• Kathy, I want to fly across cyberspace and just sit with you in empathy as those ants crawl, and pray with you that God will heal your spirit and renew your mind. What a sudden shock! But it’s good to purge these false teachings. 🙂

        The work of the enemy is so subtle, isn’t it. But God . . .

      • Jeff Crippen

        KS – O man, I imagine you have some stories to tell coming out of that brand of IFB school.

      • Kathy seldon

        Barbara, thank you. I can honestly say those feelings aren’t despair to pain or fear, as much as disgust and revulsion. It just makes me sick, and so angry. I meet people from that church from time to time and it’s so surreal; I grew up and moved forward in life so I expect them to have done the same. But it’s like going back in time, that world just freezes in time and never moves. It’s really kind of eerie.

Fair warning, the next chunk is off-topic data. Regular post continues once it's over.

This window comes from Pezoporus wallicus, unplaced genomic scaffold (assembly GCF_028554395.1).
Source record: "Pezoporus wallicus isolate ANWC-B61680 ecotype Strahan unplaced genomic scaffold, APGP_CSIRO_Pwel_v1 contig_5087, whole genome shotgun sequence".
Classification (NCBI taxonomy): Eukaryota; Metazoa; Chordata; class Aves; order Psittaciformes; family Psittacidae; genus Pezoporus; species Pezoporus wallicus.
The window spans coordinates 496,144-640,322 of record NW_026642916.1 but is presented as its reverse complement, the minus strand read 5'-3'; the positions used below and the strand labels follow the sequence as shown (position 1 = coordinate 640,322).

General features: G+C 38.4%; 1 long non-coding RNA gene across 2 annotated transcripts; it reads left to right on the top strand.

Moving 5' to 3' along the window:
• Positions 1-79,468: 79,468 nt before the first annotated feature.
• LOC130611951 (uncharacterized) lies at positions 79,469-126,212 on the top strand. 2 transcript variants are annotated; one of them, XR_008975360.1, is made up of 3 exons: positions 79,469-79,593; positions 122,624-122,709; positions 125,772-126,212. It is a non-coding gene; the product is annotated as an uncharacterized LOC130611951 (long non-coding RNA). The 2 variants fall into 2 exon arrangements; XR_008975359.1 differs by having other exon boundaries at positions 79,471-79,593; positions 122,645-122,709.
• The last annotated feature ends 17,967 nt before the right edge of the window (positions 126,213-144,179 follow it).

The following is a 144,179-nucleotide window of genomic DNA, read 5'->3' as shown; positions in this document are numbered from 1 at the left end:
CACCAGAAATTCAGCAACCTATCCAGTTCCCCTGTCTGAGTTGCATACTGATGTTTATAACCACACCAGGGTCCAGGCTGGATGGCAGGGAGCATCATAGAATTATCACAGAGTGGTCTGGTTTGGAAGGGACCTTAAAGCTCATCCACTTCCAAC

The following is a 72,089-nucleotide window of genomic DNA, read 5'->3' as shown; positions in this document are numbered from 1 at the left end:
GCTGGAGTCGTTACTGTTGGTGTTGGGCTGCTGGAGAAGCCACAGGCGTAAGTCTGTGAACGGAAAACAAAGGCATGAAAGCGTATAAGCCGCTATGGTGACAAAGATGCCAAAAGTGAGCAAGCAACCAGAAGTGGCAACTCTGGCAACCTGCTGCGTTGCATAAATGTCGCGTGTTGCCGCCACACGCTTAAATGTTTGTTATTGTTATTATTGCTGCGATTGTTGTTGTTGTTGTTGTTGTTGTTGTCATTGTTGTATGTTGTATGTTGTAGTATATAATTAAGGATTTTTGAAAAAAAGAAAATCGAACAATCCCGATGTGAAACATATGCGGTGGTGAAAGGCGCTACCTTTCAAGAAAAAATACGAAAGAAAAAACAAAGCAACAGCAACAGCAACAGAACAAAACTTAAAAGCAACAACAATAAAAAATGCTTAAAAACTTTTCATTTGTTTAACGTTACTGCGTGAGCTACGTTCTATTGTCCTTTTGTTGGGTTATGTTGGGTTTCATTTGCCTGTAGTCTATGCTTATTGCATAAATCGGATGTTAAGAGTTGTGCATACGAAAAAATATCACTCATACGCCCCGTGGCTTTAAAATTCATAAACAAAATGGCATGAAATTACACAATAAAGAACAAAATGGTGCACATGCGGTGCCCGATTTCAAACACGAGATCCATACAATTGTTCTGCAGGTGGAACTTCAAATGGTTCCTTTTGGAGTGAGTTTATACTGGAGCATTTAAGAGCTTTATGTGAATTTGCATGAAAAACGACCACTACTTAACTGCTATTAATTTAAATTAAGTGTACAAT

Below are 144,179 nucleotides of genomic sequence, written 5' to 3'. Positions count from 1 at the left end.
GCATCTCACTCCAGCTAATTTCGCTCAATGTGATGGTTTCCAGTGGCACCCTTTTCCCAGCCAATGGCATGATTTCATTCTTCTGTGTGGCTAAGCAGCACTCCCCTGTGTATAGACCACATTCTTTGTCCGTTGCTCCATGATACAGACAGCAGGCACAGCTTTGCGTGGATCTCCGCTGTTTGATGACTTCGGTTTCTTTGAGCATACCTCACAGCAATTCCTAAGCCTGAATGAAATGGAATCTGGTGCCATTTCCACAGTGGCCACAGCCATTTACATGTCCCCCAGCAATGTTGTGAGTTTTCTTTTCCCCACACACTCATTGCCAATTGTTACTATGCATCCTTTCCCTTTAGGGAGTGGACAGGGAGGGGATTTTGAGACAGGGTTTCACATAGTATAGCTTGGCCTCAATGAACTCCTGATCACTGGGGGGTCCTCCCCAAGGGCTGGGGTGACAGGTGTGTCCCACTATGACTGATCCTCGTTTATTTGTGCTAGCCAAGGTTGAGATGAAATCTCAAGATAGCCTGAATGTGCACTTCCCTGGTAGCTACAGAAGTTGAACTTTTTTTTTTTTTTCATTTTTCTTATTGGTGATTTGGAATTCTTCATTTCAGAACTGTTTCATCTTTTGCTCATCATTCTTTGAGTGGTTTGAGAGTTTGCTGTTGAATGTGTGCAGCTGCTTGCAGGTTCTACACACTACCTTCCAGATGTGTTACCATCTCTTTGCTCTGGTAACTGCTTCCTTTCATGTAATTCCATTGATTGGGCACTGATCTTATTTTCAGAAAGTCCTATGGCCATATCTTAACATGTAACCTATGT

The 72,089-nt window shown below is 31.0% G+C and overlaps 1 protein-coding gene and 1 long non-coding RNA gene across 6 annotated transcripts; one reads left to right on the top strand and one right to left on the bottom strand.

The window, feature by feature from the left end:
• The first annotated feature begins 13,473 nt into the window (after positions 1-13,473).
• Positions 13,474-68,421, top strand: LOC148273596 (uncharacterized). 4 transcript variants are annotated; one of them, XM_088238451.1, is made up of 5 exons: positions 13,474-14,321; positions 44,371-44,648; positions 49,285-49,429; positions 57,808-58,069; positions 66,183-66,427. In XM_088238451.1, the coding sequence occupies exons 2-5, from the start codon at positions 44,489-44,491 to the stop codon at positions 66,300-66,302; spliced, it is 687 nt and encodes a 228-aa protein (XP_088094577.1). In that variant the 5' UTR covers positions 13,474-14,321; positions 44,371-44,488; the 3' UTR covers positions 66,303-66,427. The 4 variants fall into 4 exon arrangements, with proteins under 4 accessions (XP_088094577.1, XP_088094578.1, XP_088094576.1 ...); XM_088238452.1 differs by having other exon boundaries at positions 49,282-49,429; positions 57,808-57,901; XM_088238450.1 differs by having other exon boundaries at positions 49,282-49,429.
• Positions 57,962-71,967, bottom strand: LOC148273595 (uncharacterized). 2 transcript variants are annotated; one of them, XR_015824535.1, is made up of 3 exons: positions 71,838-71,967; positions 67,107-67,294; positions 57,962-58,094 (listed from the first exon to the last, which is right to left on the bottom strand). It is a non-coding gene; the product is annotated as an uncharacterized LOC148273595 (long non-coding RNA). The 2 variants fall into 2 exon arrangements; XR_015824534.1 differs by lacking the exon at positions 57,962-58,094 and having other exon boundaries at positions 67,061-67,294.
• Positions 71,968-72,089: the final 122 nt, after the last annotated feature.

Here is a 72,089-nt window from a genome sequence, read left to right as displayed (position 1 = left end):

JeffC,
        Oh the stories. Some funny, but most of them so so sad. My charm class (where we were taught how to be ladies) my brother’s manhood class (where they were taught perverted and disgusting sexual jokes and warned not to tell their parents on pain of humiliation), the charts used to explain why fundamental Christians were better than “other” Christians. The evils of skirts above the knee or any clothing that might be considered trendy. My personal favorite was a teacher’s explanation of why other Christians raised their hands in church. “They believe the Holy Spirit is hovering close to the ceiling and they are lifting their hands up to try to catch hold of it” true story. I could go on, but honestly there’s enough there to fill a book.

      • Thanks Kathy; I reckon you and Memphis could do a double-act entertaining us all at our Cry For Justice Conference 🙂
        we dream about that conference, and hey, it may never happen, but it’s fun to dream.

        And btw, I am glad your feelings were disgust and revulsion — they are very healthy emotional responses to having been exposed to cultish indoctrination.